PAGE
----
Article

Rebalancing of the gut flora and microbial metabolism is responsible for the anti-arthritis effect of kaempferol

Authors: Li-xiang Aa1, Fei Fei1, Qi Qi1, Run-bin Sun1, Sheng-hua Gu2, Zi-zhen Di3, Ji-ye Aa1, Guang-ji Wang1, Chang-xiao Liu4
1 Jiangsu Province Key Laboratory of Drug Metabolism and Pharmacokinetics, State Key Laboratory of Natural Medicines, China Pharmaceutical University, Nanjing 210009, China
2 Innovation Research Institute of Traditional Chinese Medicine, Shanghai University of Traditional Chinese Medicine, Shanghai 201203, China
3 Liaoning Provincial Academy of Traditional Chinese Medicine, Shenyang 110034, China
4 State Key Laboratory of Drug Delivery Technology and Pharmacokinetics, Tianjin Institute of Pharmaceutical Research, Tianjin 300193, China
Correspondence to: Ji-ye Aa: jiyea@cpu.edu.cn, Chang-xiao Liu: liuchangxiao@163.com,
DOI: 10.1038/s41401-019-0279-8
Received: 19 March 2019
Accepted: 23 June 2019
Advance online: 19 August 2019

Abstract

Kaempferol is a natural flavonol that possesses various pharmacological activities, including anti-arthritis effects, yet the underlying mechanisms remain controversial. To evaluate the anti-arthritis efficacy and the underlying mechanisms of kaempferol, collagen-induced arthritis (CIA) mice were treated with kaempferol intragastrically (200 mg · kg−1 · d−1) and intraperitoneally (20 mg · kg−1 · d−1). Pharmacodynamic and pharmacokinetic studies showed that the oral administration of kaempferol produced distinct anti-arthritis effects in model mice with arthritis in terms of the spleen index, arthritis index, paw thickness, and inflammatory factors; the bioavailability (1.5%, relative to that of the intraperitoneal injection) and circulatory exposure of kaempferol (Cmax = 0.23 ± 0.06 ng/mL) and its primary metabolite kaempferol-3-O-glucuronide (Cmax = 233.29 ± 89.64 ng/mL) were rather low. In contrast, the intraperitoneal injection of kaempferol caused marginal anti-arthritis effects, although it achieved a much higher in vivo exposure. The much higher kaempferol content in the gut implicated a potential mechanism involved in the gut. Analysis of 16S ribosomal RNA revealed that CIA caused imbalance of 14 types of bacteria at the family level, whereas kaempferol largely rebalanced the intestinal microbiota in CIA mice. A metabolomics study showed that kaempferol treatment significantly reversed the perturbation of metabolites involved in energy production and the tryptophan, fatty acid and secondary bile acid metabolisms in the gut contents of the CIA mice. In conclusion, we demonstrate for the first time that the high level of kaempferol in the gut regulates the intestinal flora and microbiotic metabolism, which are potentially responsible for the anti-arthritis activities of kaempferol.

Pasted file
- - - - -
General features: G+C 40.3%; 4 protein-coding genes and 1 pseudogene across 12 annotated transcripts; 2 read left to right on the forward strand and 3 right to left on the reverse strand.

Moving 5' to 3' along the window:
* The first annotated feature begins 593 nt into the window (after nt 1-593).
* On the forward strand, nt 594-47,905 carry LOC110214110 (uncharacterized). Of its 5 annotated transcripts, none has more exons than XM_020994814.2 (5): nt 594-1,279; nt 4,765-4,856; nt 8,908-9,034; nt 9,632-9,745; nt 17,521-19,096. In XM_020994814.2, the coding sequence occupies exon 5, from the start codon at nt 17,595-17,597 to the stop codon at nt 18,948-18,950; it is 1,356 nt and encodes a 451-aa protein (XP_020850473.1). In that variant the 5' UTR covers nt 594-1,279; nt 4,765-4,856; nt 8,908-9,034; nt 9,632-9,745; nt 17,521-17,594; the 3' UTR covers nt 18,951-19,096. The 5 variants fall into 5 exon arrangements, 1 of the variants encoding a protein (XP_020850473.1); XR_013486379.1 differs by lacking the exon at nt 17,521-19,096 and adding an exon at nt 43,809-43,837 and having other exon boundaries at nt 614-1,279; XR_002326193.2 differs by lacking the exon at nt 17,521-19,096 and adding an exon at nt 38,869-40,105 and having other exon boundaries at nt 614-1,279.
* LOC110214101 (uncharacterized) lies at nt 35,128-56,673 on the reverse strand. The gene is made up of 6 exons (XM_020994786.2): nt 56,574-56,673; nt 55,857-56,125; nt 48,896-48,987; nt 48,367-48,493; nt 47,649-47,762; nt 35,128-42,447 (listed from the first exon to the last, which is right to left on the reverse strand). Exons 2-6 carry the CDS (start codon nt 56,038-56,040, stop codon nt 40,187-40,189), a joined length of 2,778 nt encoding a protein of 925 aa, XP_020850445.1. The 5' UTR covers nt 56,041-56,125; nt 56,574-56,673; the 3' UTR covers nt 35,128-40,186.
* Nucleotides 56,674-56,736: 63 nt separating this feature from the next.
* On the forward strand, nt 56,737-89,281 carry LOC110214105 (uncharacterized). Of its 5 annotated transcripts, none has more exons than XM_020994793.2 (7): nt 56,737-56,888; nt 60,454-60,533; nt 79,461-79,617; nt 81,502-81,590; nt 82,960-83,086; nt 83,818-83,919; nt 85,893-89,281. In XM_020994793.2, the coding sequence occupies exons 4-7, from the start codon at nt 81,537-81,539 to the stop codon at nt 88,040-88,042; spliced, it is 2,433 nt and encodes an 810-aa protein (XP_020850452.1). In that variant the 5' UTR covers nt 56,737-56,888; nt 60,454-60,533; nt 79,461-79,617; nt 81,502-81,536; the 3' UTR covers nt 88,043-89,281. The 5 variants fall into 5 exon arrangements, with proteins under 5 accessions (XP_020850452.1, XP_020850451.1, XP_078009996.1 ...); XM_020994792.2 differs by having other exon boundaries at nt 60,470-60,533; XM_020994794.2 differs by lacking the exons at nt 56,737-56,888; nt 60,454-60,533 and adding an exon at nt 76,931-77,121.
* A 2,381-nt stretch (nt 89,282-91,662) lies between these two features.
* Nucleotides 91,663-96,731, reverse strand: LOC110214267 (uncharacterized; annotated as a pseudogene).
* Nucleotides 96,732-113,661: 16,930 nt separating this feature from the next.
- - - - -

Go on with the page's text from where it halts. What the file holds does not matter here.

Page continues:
Keywords: kaempferol; collagen-induced arthritis; anti-arthritis effects; pharmacokinetics; intestinal microbiota; metabolomics

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